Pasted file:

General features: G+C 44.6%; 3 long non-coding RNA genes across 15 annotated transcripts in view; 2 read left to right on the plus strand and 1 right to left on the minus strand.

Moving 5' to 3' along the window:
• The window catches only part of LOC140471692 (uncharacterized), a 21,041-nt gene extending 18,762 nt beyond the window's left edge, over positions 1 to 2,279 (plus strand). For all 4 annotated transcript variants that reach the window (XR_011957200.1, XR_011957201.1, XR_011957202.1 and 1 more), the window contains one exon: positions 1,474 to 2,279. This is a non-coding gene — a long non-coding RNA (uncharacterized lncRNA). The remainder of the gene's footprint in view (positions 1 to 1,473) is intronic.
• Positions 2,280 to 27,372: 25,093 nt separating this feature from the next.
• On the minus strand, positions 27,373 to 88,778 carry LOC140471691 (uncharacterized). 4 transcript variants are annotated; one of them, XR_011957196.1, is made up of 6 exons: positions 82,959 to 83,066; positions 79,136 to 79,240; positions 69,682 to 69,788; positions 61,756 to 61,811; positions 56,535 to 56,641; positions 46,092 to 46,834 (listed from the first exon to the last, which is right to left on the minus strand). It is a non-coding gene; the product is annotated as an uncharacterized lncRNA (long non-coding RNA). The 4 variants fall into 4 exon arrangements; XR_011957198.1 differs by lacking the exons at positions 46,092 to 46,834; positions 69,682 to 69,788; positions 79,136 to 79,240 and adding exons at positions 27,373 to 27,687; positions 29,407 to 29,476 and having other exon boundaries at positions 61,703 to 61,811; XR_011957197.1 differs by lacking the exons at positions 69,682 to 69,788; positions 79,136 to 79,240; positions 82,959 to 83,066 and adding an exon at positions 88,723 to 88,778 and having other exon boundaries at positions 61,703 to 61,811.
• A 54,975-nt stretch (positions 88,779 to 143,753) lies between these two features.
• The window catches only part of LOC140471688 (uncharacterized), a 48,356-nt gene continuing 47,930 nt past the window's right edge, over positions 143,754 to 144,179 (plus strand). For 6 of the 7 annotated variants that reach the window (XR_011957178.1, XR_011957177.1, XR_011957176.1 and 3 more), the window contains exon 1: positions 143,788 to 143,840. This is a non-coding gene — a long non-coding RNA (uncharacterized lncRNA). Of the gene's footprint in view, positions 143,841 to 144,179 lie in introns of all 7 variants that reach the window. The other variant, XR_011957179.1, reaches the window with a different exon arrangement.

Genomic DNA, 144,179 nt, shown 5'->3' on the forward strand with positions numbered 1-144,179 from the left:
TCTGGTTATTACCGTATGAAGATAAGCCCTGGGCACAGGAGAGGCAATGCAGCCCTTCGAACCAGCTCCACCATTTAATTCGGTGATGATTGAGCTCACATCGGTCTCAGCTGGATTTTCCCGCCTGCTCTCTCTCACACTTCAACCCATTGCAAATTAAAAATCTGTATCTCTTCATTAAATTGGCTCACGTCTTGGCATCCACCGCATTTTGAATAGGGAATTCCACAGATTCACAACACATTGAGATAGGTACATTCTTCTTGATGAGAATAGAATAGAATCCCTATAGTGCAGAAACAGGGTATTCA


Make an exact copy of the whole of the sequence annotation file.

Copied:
General features: G+C 44.6%; 3 long non-coding RNA genes across 15 annotated transcripts in view; 2 read left to right on the plus strand and 1 right to left on the minus strand.

Moving 5' to 3' along the window:
• The window catches only part of LOC140471692 (uncharacterized), a 21,041-nt gene extending 18,762 nt beyond the window's left edge, over positions 1 to 2,279 (plus strand). For all 4 annotated transcript variants that reach the window (XR_011957200.1, XR_011957201.1, XR_011957202.1 and 1 more), the window contains one exon: positions 1,474 to 2,279. This is a non-coding gene — a long non-coding RNA (uncharacterized lncRNA). The remainder of the gene's footprint in view (positions 1 to 1,473) is intronic.
• Positions 2,280 to 27,372: 25,093 nt separating this feature from the next.
• On the minus strand, positions 27,373 to 88,778 carry LOC140471691 (uncharacterized). 4 transcript variants are annotated; one of them, XR_011957196.1, is made up of 6 exons: positions 82,959 to 83,066; positions 79,136 to 79,240; positions 69,682 to 69,788; positions 61,756 to 61,811; positions 56,535 to 56,641; positions 46,092 to 46,834 (listed from the first exon to the last, which is right to left on the minus strand). It is a non-coding gene; the product is annotated as an uncharacterized lncRNA (long non-coding RNA). The 4 variants fall into 4 exon arrangements; XR_011957198.1 differs by lacking the exons at positions 46,092 to 46,834; positions 69,682 to 69,788; positions 79,136 to 79,240 and adding exons at positions 27,373 to 27,687; positions 29,407 to 29,476 and having other exon boundaries at positions 61,703 to 61,811; XR_011957197.1 differs by lacking the exons at positions 69,682 to 69,788; positions 79,136 to 79,240; positions 82,959 to 83,066 and adding an exon at positions 88,723 to 88,778 and having other exon boundaries at positions 61,703 to 61,811.
• A 54,975-nt stretch (positions 88,779 to 143,753) lies between these two features.
• The window catches only part of LOC140471688 (uncharacterized), a 48,356-nt gene continuing 47,930 nt past the window's right edge, over positions 143,754 to 144,179 (plus strand). For 6 of the 7 annotated variants that reach the window (XR_011957178.1, XR_011957177.1, XR_011957176.1 and 3 more), the window contains exon 1: positions 143,788 to 143,840. This is a non-coding gene — a long non-coding RNA (uncharacterized lncRNA). Of the gene's footprint in view, positions 143,841 to 144,179 lie in introns of all 7 variants that reach the window. The other variant, XR_011957179.1, reaches the window with a different exon arrangement.

Genomic DNA, 144,179 nt, shown 5'->3' on the forward strand with positions numbered 1-144,179 from the left:
TCTGGTTATTACCGTATGAAGATAAGCCCTGGGCACAGGAGAGGCAATGCAGCCCTTCGAACCAGCTCCACCATTTAATTCGGTGATGATTGAGCTCACATCGGTCTCAGCTGGATTTTCCCGCCTGCTCTCTCTCACACTTCAACCCATTGCAAATTAAAAATCTGTATCTCTTCATTAAATTGGCTCACGTCTTGGCATCCACCGCATTTTGAATAGGGAATTCCACAGATTCACAACACATTGAGATAGGTACATTCTTCTTGATGAGAATAGAATAGAATCCCTATAGTGCAGAAACAGGGTATTCA